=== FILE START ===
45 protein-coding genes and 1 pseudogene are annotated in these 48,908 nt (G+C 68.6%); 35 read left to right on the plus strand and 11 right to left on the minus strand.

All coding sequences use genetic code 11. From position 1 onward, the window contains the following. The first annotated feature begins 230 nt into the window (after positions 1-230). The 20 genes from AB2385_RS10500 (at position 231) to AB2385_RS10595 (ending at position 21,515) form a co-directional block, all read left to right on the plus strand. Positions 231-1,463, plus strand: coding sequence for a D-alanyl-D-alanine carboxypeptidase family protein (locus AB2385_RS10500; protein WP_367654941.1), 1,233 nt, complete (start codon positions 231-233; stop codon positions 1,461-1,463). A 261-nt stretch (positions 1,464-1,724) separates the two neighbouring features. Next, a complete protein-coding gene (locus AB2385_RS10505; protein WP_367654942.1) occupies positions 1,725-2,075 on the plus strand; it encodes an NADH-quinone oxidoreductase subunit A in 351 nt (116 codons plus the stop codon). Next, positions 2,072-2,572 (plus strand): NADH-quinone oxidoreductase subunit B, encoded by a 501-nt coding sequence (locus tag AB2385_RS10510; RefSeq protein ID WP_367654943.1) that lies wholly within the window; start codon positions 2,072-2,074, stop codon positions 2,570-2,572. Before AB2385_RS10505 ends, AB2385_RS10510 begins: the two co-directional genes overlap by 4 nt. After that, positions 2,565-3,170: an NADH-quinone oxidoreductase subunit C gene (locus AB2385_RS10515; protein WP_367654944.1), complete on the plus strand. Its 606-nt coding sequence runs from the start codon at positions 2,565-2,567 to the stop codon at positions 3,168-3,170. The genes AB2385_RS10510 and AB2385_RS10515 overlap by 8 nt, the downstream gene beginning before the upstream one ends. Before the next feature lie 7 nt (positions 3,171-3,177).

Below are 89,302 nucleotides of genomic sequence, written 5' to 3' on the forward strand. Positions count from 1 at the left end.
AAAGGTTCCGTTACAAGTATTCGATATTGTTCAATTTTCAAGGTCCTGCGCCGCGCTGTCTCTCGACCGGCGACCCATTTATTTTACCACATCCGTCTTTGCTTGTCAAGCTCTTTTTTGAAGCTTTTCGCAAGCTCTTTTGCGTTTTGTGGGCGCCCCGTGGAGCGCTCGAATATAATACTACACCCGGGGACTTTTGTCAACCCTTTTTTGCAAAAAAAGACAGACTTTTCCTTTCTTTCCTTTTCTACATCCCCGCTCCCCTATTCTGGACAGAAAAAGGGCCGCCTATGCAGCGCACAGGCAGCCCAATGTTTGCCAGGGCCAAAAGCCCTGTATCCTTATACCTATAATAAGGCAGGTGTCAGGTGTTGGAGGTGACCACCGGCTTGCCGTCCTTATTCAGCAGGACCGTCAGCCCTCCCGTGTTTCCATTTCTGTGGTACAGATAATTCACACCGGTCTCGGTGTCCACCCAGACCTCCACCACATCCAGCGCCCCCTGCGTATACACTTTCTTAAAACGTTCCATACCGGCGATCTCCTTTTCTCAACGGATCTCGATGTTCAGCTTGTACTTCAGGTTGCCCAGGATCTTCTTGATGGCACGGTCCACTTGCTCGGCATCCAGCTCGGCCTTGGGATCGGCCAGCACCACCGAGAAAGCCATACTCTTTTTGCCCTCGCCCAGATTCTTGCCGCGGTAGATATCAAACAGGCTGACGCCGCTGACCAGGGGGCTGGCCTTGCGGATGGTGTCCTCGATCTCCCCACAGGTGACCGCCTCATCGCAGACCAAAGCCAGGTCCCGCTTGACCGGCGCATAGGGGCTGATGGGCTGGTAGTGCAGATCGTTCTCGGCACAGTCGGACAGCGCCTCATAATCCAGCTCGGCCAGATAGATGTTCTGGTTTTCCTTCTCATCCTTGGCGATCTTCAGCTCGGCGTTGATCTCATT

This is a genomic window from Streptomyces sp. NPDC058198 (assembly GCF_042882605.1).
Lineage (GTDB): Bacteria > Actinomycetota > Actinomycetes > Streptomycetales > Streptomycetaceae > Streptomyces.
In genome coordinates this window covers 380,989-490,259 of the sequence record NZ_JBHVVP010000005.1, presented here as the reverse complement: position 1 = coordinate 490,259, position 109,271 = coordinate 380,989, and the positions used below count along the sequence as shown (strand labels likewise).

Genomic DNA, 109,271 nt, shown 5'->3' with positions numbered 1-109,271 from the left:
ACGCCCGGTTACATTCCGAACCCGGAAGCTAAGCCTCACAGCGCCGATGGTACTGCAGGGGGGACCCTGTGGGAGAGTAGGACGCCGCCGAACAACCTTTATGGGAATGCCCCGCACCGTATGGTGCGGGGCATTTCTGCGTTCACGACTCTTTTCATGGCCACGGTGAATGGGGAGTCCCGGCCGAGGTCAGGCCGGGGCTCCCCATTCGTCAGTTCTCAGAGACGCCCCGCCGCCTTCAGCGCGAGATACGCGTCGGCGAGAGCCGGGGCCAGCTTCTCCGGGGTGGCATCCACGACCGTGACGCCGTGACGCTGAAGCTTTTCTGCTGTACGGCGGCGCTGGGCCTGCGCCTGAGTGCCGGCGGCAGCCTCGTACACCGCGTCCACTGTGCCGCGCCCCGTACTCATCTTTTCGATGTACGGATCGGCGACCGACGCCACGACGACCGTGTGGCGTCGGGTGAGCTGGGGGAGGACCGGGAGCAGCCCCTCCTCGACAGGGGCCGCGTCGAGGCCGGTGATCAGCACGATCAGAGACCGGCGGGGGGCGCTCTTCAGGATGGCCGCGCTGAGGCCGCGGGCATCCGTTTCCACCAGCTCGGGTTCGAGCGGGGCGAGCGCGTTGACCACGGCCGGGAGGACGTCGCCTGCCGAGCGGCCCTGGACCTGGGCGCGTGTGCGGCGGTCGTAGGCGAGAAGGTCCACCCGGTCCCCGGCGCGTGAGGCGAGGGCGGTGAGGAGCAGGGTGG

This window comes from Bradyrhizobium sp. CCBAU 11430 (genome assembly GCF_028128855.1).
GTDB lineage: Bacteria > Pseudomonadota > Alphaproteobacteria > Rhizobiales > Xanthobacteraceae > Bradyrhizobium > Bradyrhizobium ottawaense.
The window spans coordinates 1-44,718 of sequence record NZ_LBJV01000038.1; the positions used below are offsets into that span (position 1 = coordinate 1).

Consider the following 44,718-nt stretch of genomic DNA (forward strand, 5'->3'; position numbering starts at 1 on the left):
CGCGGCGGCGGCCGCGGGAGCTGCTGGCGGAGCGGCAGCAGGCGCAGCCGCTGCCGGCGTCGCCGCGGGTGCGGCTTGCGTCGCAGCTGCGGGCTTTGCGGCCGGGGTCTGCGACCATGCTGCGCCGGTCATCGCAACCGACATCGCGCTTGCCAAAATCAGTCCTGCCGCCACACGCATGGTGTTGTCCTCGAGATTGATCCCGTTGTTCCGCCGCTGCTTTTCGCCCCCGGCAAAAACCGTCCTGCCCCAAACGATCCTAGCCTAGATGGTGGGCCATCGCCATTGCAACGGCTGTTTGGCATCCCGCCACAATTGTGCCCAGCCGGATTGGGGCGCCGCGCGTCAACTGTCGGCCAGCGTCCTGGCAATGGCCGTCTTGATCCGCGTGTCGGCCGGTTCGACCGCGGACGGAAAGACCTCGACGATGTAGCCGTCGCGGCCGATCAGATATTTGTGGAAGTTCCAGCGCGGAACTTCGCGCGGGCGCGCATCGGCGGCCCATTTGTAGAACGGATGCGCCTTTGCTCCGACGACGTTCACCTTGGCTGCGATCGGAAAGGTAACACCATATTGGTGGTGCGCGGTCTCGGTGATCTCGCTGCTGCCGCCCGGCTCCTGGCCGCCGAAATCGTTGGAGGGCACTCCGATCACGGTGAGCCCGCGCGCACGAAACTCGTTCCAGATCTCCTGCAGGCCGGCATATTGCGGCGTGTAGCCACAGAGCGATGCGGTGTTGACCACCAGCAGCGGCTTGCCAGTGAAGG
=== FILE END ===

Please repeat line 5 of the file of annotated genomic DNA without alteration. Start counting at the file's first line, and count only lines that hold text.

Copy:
This is a genomic window from Streptomyces sp. NPDC058198 (assembly GCF_042882605.1).